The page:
Kotlin annotations

Annotations are a feature of Kotlin that allows the programmer to embed supplemental information into the source file. This information, however, does not changes the actions of the program. This information is used by various tools during both development and deployment.

Annotations contains the following parameters most frequently and these must be compile-time constants:

  • primitive types(Int,Long etc)
  • strings
  • enumerations
  • class
  • other annotations
  • arrays of the above-mentioned types

Applying Annotation –

We can apply annotation by putting its name prefixed with the @ symbol in front of a code element. For example, if we want to apply an annotation named Positive, we should write the following if we want to write annotation Pos

@Positive val i: Int

A parameter can be passed in parenthesis to an annotation similar to function call.

@Allowedlanguage("Koltin")

When an annotation is passed as parameter in another annotation, then we should omit the @ symbol. Here we have passed Replacewith() annotation as parameter.

@Deprecated("This function is deprecated, use === instead", ReplaceWith("this === other"))

When an annotation parameter is a class object, we should add ::class to the class name as:

@Throws(IOException::class)

Declaring Annotation –

To declare an annotation, the class keyword is prefixed with the annotation keyword. By their nature, declarations of annotation cannot contain any code. While declaring our custom annotations, we should specify to which code elements they might apply and where they should be stored.

The simplest annotation contains no parameters –

annotation class MyClass

An annotation that requires parameter is much similar to a class with a primary constructor –

annotation class Suffix(val s: String)

Annotate a constructor –

We can also annotate the constructor of a class. It can be done by using the constructor keyword for constructor declaration and placing the annotation before it.

class MyClass@Inject constructor(dependency: MyDependency) {  
//. . .   
}

Annotate a property –

We can annotate the properties of class by adding an annotation to the properties. In below example, we assume that an Lang instance is valid if the value of the name is either Kotlin or Java.

class Lang (
    @Allowedlanguages(["Java","Kotlin"]) val name: String)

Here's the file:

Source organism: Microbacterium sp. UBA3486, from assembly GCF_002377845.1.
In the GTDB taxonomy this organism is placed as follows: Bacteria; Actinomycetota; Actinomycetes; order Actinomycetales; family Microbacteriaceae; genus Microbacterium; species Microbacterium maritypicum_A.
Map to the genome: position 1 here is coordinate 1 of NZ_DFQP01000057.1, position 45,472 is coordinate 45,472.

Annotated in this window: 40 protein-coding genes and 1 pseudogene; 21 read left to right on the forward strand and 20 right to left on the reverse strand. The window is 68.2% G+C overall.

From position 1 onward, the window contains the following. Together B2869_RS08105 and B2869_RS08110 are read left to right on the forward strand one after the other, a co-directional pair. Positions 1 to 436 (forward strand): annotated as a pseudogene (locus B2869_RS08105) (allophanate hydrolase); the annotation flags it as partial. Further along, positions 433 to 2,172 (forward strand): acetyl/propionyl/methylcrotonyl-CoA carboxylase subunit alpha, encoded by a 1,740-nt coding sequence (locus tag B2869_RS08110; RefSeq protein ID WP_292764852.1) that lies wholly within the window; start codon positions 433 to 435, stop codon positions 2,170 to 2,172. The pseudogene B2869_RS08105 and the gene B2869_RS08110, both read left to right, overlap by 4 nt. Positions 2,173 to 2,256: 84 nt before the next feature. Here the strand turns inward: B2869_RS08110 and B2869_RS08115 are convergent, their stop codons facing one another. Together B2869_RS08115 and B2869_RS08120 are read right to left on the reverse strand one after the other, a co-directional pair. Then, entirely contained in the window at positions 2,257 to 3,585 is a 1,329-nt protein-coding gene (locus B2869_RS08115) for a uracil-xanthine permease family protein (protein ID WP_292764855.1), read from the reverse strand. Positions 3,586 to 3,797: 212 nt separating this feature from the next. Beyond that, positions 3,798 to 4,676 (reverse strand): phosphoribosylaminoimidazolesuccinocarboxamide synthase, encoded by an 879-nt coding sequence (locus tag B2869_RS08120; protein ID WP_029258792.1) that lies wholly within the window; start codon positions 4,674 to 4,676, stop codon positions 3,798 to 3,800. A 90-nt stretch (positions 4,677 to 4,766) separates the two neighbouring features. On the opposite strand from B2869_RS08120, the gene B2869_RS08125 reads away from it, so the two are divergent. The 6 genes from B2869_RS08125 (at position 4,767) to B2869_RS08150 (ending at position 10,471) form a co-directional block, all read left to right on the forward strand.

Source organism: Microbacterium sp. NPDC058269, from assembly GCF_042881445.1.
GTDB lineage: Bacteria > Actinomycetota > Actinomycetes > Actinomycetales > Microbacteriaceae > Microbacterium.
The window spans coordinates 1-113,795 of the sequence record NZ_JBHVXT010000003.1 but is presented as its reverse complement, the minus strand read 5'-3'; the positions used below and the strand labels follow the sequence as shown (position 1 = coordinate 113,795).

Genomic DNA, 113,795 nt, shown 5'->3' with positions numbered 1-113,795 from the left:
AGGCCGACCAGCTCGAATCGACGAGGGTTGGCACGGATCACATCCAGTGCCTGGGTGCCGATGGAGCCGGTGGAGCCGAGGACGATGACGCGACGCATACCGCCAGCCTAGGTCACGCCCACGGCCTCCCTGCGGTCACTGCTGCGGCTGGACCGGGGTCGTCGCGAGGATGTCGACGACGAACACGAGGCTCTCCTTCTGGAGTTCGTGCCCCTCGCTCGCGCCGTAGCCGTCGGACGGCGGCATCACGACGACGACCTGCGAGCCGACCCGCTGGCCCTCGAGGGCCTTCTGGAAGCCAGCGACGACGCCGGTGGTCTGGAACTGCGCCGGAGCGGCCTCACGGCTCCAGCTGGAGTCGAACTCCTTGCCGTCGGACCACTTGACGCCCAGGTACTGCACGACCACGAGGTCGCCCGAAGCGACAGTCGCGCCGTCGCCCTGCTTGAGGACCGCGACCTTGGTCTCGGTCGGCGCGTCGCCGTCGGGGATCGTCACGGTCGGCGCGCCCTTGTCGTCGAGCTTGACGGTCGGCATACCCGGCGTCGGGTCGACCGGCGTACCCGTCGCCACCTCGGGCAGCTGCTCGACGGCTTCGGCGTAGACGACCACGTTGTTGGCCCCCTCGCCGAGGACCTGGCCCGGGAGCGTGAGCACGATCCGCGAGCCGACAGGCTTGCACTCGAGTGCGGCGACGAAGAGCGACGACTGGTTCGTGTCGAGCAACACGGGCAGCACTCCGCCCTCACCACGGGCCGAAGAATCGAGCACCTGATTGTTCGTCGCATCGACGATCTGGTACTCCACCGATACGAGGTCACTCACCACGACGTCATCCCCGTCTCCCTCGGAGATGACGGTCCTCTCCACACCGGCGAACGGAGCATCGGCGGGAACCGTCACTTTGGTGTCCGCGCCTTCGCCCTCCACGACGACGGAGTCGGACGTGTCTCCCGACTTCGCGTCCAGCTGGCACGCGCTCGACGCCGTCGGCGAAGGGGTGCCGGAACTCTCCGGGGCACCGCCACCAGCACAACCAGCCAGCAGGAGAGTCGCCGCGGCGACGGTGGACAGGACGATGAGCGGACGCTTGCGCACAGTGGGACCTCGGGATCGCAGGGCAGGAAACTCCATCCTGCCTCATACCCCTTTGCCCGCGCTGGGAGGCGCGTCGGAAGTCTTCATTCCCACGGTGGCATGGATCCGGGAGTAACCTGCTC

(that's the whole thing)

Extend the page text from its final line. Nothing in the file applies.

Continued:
}

Some in-built annotations –

Kotlin also provides certain in-built annotations, that are used to provide more attributes to user-defined annotations. To be precise, these annotations are used to annotate annotations.

@Target –
This annotation specifies the places where the annotated annotation can be applied such as classes, functions, constructors, type parameters, etc. When an annotation is applied to the primary constructor for a class, the constructor keyword is specified before the constructor.

Example to demonstrate @Target annotation

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@Target(AnnotationTarget.CONSTRUCTOR, AnnotationTarget.LOCAL_VARIABLE)
annotation class AnnotationDemo2
  
class ABC @AnnotationDemo2 constructor(val count:Int){
    fun display(){
        println("Constructor annotated")
        println("Count is $count")
    }
}
fun main(){
    val obj =  ABC(5)
    obj.display()
    @AnnotationDemo2 val message: String
    message = "Hello"
    println("Local parameter annotated")
    println(message)
}

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Output:

Constructor annotated
Count is 5
Local parameter annotated
Hello

@Retention –
This annotation specifies the availability of the annotated annotation i.e whether the annotation remains in the source file, or it is available at runtime, etc. Its required parameter must be an instance of the AnnotationRetention enumeration that has the following elements:

  • SOURCE
  • BINARY
  • RUNTIME

Example to demonstrate @Retention annotation:

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//Specifying an annotation with runtime policy 
@Retention(AnnotationRetention.RUNTIME)
annotation class AnnotationDemo3 
  
@AnnotationDemo3 fun main(){
    println("Main function annotated")
}

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Output:

Main function annotated

@Repeatable –
This annotation allows an element to be annotated with the same annotation multiple times. As per the current version of Kotlin 1.3, this annotation can only be used with the Retention Policy set to SOURCE.

Example to demonstrate @Repeatable

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@Repeatable
@Retention(AnnotationRetention.SOURCE)
annotation class AnnotationDemo4 (val value: Int)
  
@AnnotationDemo4(4)
@AnnotationDemo4(5)
fun main(){
    println("Repeatable Annotation applied on main")
}

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Output:

Repeatable Annotation applied on main


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